ELMONT, N.Y. -- "They're one-dimensional animals," trainer Richard Mandella said. "You can't change their style to fit the track."
That's easy for him to say. Mandella's Breeders' Cup horse is in the Sprint, in which they'll go where they're looking.
But don't try to tell Buddy Delp that Dispersal is a one-dimensional horse. Not until after the $3 million Classic tomorrow, anyway.
In his published remarks about Dispersal's No. 12 post position in the oblique start of the 1 1/4 -mile race, Delp was a model of equanimity. "He was mad," said Herman "Mo" Hall, who has observed and suffered, since the pre-Spectacular Bid days in Maryland, all the kinds of mad Grover Greer Delp can get.
Yesterday was Mo's 63rd birthday, but he was up early and had Dispersal ready long before the trainer's 7 a.m. arrival. Dispersal's bushy chestnut tail was meticulously combed out, his wood-shaving bedding spotless, and his empty feed tub lay at hand for Delp's perusal.
"All OK," Mo said to shadowy forms passing in the dark outside Sid Watters' barn, "but we got the bad hole." Delp would call it "the dreaded 12 hole" when he arrived, smiling.
The Classic, the richest race since man stood erect, is run at the quintessentially American distance of 1 1/4 miles of dirt, and this year it is being run on the only 1 1/2 -mile dirt track in the world.
Alfred Vanderbilt, now 78 and nearly blind, had the foresight when they were rebuilding Belmont Park's plant in 1963 to suggest re-casting the historic track at nine furlongs, the most practical configuration. The traditionalists insisted on tradition.
Now they start 10-furlong races on the first turn, which is a bad idea for the same reasons mile races at Pimlico would be a bad idea: A bunch of horses all accelerating and turning left could stumble and tumble all over each other.
Standing in the 20-yard niche the New York Racing Association has made for the starting gate, one does not see room for the 14 horses in the Classic to round that first turn together.
"Well, they won't all go at once," Vanderbilt said yesterday. That was the way Delp was choosing to look at the situation in the cool dawn.
"A lot of them are going to wait and come from way out of it," Delp said. "Because that's the way they go. Beau Genius and Nick Zito's horse [Thirty Six Red] will come out running, because that's their only chance."
So will Izvestia, the Canadian Triple Crown winner, and the English Ibn Bey, who have the 1-2 posts. Those are the speed, but none is as fast as Dispersal, who won the NYRA Mile at Aqueduct in 1:32 4/5 a year ago and set six- and nine-furlong records at Arlington Park in midsummer.
In the Woodward on Oct. 15, Dispersal amazed Delp and jockey Chris Antley. Coming out of the gate he "grabbed a quarter" -- cut his left front leg with his right hoof. "There was a puddle of blood in the winner's circle," Delp said. Dispersal cracked a hoof in the process, yet won in 1:45 4/5, taking a full second off the Belmont record for nine furlongs.
Such is his speed, but if Antley "uses" it to stay abreast of Izvestia and Thirty Six Red around that first curve, what will be left for the stretch?
"We're dealt a bad hand," Delp said, producing an envelope and a ballpoint pen, "but we can do this: Assuming my horse breaks well, the speed will be maybe two or three lengths ahead when we get to here [the beginning of the backstretch].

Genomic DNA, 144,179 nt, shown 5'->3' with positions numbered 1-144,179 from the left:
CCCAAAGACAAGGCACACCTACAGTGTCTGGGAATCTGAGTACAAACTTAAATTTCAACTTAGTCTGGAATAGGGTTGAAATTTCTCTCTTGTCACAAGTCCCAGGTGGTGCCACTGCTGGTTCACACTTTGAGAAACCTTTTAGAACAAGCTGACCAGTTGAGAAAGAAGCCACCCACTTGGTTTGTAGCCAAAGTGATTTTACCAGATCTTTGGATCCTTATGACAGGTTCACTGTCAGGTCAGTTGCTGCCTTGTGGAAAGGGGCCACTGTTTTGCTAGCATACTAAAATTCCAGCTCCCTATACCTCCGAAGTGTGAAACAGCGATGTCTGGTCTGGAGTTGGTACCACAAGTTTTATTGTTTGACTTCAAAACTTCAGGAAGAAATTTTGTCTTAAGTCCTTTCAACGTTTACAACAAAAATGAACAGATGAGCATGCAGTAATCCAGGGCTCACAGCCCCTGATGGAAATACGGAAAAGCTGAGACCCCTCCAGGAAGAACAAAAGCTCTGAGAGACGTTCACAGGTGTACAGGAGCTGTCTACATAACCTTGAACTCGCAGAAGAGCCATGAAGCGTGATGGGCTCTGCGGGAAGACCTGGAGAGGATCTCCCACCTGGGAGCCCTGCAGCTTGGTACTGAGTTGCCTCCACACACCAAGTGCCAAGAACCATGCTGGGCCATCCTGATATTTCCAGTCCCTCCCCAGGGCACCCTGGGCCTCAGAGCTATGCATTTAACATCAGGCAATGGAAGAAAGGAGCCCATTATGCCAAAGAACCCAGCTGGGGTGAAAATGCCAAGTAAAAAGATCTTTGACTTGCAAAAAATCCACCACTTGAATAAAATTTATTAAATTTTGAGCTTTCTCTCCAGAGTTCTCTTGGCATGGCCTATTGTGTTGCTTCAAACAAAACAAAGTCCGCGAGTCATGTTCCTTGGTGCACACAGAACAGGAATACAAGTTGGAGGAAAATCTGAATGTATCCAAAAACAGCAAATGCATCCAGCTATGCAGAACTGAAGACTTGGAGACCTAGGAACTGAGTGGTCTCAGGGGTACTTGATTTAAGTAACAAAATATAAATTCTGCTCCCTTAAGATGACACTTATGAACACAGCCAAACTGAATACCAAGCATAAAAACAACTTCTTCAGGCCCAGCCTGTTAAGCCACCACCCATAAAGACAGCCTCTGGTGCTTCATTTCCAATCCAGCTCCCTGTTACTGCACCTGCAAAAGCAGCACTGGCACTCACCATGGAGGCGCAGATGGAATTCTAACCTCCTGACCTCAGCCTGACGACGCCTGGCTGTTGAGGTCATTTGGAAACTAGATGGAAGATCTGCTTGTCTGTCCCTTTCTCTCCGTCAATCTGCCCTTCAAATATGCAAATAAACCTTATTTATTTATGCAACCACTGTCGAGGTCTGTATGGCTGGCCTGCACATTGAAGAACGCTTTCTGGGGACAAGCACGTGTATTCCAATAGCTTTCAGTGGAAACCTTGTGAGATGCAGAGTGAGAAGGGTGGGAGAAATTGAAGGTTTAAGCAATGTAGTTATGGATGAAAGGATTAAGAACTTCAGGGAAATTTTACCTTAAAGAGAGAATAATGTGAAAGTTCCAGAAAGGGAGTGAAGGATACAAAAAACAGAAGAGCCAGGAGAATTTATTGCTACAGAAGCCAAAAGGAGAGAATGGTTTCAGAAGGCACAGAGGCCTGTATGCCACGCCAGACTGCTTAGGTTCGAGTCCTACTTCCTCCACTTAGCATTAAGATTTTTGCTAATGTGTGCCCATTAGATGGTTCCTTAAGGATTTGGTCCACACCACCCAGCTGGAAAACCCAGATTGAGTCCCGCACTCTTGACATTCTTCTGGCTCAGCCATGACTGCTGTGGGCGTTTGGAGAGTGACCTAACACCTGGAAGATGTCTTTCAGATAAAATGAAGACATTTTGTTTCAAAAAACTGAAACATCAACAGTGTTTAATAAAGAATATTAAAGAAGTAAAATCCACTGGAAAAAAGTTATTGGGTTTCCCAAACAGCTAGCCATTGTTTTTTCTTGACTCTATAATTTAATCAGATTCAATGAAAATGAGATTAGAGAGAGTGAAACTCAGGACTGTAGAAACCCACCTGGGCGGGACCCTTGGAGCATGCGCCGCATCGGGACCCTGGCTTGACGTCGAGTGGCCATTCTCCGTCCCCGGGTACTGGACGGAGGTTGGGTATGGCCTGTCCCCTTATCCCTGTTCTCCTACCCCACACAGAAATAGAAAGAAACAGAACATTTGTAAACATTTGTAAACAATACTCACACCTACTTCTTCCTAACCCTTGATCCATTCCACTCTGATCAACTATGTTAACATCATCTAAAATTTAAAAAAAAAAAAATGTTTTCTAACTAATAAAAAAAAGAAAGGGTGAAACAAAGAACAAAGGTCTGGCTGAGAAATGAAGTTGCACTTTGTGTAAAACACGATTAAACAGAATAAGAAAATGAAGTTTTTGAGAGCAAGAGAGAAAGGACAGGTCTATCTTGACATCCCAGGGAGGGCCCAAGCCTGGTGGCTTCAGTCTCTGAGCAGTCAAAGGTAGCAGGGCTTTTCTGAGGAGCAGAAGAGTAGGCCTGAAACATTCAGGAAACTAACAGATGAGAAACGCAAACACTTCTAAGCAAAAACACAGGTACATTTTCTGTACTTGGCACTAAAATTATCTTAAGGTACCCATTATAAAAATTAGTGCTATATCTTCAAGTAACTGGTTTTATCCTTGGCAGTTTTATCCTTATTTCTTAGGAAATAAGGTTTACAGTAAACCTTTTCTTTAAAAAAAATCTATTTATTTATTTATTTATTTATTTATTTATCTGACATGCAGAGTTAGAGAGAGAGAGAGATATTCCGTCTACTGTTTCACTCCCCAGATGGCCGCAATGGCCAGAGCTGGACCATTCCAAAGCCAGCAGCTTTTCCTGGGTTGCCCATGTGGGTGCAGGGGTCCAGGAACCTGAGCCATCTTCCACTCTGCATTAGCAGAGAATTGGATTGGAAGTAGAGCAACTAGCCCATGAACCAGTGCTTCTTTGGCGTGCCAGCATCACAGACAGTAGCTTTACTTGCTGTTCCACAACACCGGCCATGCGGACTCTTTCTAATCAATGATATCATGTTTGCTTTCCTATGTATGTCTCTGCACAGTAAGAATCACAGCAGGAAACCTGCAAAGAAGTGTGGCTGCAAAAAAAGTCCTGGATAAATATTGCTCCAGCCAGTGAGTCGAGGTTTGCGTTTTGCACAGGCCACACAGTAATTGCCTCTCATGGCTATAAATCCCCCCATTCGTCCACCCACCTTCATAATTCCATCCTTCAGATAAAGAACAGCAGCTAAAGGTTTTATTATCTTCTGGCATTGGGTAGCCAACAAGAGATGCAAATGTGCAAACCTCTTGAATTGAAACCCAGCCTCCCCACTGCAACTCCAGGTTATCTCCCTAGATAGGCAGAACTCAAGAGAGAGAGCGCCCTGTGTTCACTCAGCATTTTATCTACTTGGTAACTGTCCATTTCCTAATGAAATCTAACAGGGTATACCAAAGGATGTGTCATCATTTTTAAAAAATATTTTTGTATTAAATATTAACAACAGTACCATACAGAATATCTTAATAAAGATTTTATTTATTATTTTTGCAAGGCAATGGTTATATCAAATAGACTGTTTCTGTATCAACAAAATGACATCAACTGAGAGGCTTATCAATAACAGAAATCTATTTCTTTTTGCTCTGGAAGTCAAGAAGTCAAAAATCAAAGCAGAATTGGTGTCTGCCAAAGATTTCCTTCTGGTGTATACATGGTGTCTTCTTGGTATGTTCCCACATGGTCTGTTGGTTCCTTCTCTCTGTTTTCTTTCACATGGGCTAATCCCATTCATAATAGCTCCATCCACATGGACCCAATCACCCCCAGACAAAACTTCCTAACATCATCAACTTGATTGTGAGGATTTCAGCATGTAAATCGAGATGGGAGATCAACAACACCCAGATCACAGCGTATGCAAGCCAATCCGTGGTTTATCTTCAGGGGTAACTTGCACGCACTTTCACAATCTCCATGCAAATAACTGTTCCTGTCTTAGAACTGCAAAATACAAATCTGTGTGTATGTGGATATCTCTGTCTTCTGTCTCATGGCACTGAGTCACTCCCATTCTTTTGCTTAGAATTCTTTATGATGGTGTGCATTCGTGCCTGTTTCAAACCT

"If I can get to the mile pole comfortable," Delp said, "I'm the horse to beat. My horse is not just speed; he can rate."
To "rate" a horse is to restrain him subtly so as to conserve his speed for the competitive "drive" to the finish. Angel Cordero rated Dispersal in the NYRA Mile, Delp said.
It is difficult to see rating in a horse that went in 1:08 3/5 for the first three quarters. "He did," Delp insisted. "Cordero had him third for a while." That interlude does not show in the chart, which has Dispersal third only at the start.
Delp recalled owner Harry Meyerhoff's horror that Dispersal was two lengths in front after a half-mile of the Woodward in :45 1/5. " 'He's just breezing [as in a morning work],' I told him," Delp recalled. "The others weren't. Criminal Type's whip was up before they turned for home; so was Thirty Six Red's."
So in Delp's plan Dispersal can be only about five wide and no more than three lengths back when they straighten. "Do we sit and watch them then? That's a decision Antley will have to make."
Some of the horses by then, Delp figures, will be "steadying" -- trying to stabilize from the effects of tight quarters. He has agreement from Charlie Whittingham, who is content with 8-1 Lively One's No. 11 post.
"My horse comes from behind," Whittingham said, "so we're probably all right. If they all go [at the start], somebody's in trouble."
"If they don't," Zito said of his 15-1 Thirty Six Red, "we may keep going. No, I don't like No. 3. But it beats the hell out of 14, doesn't it?"
Unbridled is out there. He won the Kentucky Derby after being squeezed far back at the start, but trainer Carl Nafzger's sympathies were for Delp. He'd be "throwing up" in Delp's situation, Nafzger said.
Delp, Whittingham and several other horseman pointed out that the NYRA had two years to prepare for the Breeders' Cup after the Oak Tree (Santa Anita) Association turned it down.
Delp and Whittingham said the NYRA easily could have re-created the 1 1/4 -mile chute that was abandoned the year after the 1975 Great Match Race in which the filly Ruffian was mortally injured.
"The Ruffian thing wasn't the reason," Whittingham said. "They had races out of that chute for over 50 years, didn't they? And nobody was killed."
Alfred Vanderbilt had what he called a "simpler" suggestion. "They could make it a mile-and-a-half race," he said.